On 10 January 2017 FIFA voted to expand the 2026 FIFA World Cup to 48 teams. The surrounding press coverage has considered the implications of expansion from a number of perspectives – fan, financial, and football among others. At Futures, we’ve sought to evaluate the net impact of tournament expansion through a media lens, by modelling global TV audiences based on 19 years of international TV data across more than 60 international markets, whilst making assumptions for 2026. By breaking out the various elements of the new format and using historic data as a baseline, we hope to shed some light on the relative weight of each new element of the 2026 tournament in terms of its impact on viewership. To what extent does more teams and more matches mean more viewers?
Here’s what we’ve incorporated into our model, based on early indications from FIFA and industry commentary:
- A host nation from the Americas
- 16 additional teams and their likely identities
- 16 additional matches
- A three-team group stage with two matches per team and a round of 32 knockout stage
- A win / lose group stage format with penalties replacing draws
- Four matches per day during the group stages with no simultaneous kick-offs
Global audiences will rise by 24% for the 2026 FIFA World Cup, compared with the 2014 tournament. Whilst most elements will lead to an increase in viewership, a couple will lead to decline. These are split out by ‘controlled’ and ‘variable’ elements and spelt out in turn below.
To obtain a baseline for 2026, we’ve adjusted 2014 audiences to the new format. The early favourite to host the 2026 World Cup is the USA, making Brazil 2014 - another host in the Americas - the most appropriate tournament to act as a viewership baseline when accounting for differing global time zones. Viewership in key Asian markets dropped by up to 40% when comparing 2006 and 2010 tournaments (held in Europe and Africa, with roughly a -4 to -8 hour time difference) to 2014 in Brazil (roughly -7 to -11 hours).
The increase in number of matches will lead to a 27% increase in viewership, the single largest driver. Importantly, these matches will not be simultaneously broadcast. In the 2014 tournament, viewers were forced to choose between one of two simultaneous matches during the third stage of group matches, reducing the average audience by up to 40% per match versus earlier group stage matches. Scheduling the third round of the group stages on a non-simultaneous basis will drive a further 9% of viewership growth in 2026.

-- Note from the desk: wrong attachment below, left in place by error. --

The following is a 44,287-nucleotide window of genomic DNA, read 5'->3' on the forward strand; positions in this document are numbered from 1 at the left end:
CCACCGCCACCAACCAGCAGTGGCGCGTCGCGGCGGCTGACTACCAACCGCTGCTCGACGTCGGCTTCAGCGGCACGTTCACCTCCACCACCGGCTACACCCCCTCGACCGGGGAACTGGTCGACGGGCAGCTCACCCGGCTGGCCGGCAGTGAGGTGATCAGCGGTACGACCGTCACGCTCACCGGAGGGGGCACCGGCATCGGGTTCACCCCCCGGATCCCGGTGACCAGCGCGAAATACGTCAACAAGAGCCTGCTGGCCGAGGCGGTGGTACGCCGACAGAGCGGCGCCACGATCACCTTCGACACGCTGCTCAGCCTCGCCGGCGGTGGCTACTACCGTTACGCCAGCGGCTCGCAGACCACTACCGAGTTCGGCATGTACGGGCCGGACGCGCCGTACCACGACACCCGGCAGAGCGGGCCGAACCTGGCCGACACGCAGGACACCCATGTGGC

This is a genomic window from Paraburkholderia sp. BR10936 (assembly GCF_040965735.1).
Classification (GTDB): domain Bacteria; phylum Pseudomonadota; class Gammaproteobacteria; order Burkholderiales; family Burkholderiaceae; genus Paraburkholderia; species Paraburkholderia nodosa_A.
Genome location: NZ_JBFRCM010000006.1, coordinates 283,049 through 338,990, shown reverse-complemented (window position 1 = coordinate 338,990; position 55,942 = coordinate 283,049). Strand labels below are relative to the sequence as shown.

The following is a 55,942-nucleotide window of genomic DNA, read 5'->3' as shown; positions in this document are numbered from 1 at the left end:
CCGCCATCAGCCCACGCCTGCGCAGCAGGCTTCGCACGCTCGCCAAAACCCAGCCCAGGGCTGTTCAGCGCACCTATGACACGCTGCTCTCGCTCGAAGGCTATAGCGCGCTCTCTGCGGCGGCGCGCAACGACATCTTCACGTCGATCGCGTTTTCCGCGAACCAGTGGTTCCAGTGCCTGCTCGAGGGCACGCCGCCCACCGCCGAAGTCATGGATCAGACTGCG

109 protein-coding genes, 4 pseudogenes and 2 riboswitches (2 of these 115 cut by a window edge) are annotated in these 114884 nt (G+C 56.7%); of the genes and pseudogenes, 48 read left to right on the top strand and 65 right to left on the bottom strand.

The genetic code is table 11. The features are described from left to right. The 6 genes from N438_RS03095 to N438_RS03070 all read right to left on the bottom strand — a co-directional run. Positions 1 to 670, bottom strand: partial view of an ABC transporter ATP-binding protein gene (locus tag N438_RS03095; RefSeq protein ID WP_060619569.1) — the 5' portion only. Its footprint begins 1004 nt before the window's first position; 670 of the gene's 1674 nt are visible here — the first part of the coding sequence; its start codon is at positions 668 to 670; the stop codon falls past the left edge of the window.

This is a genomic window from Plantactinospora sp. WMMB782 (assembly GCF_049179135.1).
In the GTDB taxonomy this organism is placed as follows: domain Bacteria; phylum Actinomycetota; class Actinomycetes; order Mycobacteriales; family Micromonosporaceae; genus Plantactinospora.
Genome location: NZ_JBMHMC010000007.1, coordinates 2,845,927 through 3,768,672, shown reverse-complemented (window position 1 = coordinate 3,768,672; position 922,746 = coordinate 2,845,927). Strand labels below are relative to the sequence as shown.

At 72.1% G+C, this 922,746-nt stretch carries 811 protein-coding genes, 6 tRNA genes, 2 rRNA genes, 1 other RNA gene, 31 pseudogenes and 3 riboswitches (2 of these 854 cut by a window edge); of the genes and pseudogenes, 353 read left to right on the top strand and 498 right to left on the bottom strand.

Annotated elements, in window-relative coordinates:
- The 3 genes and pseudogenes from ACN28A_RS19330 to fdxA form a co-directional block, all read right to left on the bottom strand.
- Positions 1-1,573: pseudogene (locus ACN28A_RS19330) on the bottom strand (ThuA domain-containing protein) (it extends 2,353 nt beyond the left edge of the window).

However, this alone is not sufficient as a 2026 baseline. Also at play in the early stages of the tournament is a dilution in quality of participant, an additional fourth match window per day up to the round of 16, and an abolition of the draw in group matches. This last proposed change will increase the incidence of dead rubbers.
The expansion of the UEFA European Championships in 2016 provides a benchmark for decreased viewership per match when lower-ranked participants qualify for a major international tournament
First, dilution of quality. We expect to see a 14% decline in cumulative tournament viewership attributable to a perception of diluted quality of teams. The expansion of the UEFA European Championships in 2016 provides a benchmark for decreased viewership per match when lower-ranked participants qualify for a major international tournament. This decrease has been applied to FIFA World Cup 2026 group stage matches only, after which only 32 teams will remain. That said, low-ranked teams can and do progress beyond the group stages, regardless of tournament expansion. In 2002, 40th-ranked South Korea played 22nd-ranked Turkey for third place; 19th-ranked Croatia finished third in 1998. Three group matches is not a big enough sample to ensure the best teams progress; this level of variability is exacerbated by the switch to a two-match, win / lose group format for 2026, which arguably encourages negative tactics with the prospect of a penalty shootout as a means of taking all three points.
Next, dead rubbers (-3%). The change in scheduling means that if the final match of a given group is a dead rubber, there is no alternative match to watch at the same time. Futures ran 100,000 simulations of a 16-group, 3-team, 2-match format to obtain the incidence of a final match in a group being a dead rubber. Using Elo ratings to seed and group each nation and to obtain a probability of the head-to-head outcome of a match – using win / lose outcomes only - and a randomised schedule, we expect 29% of groups (or 4.3 in every 16) to end with a dead rubber match compared to 19% incidence in a win / lose / draw format, and have adjusted viewership projections accordingly.
Four consecutive matches a day up to the round of 16 means audiences will succumb to some viewing fatigue, or to more selective viewership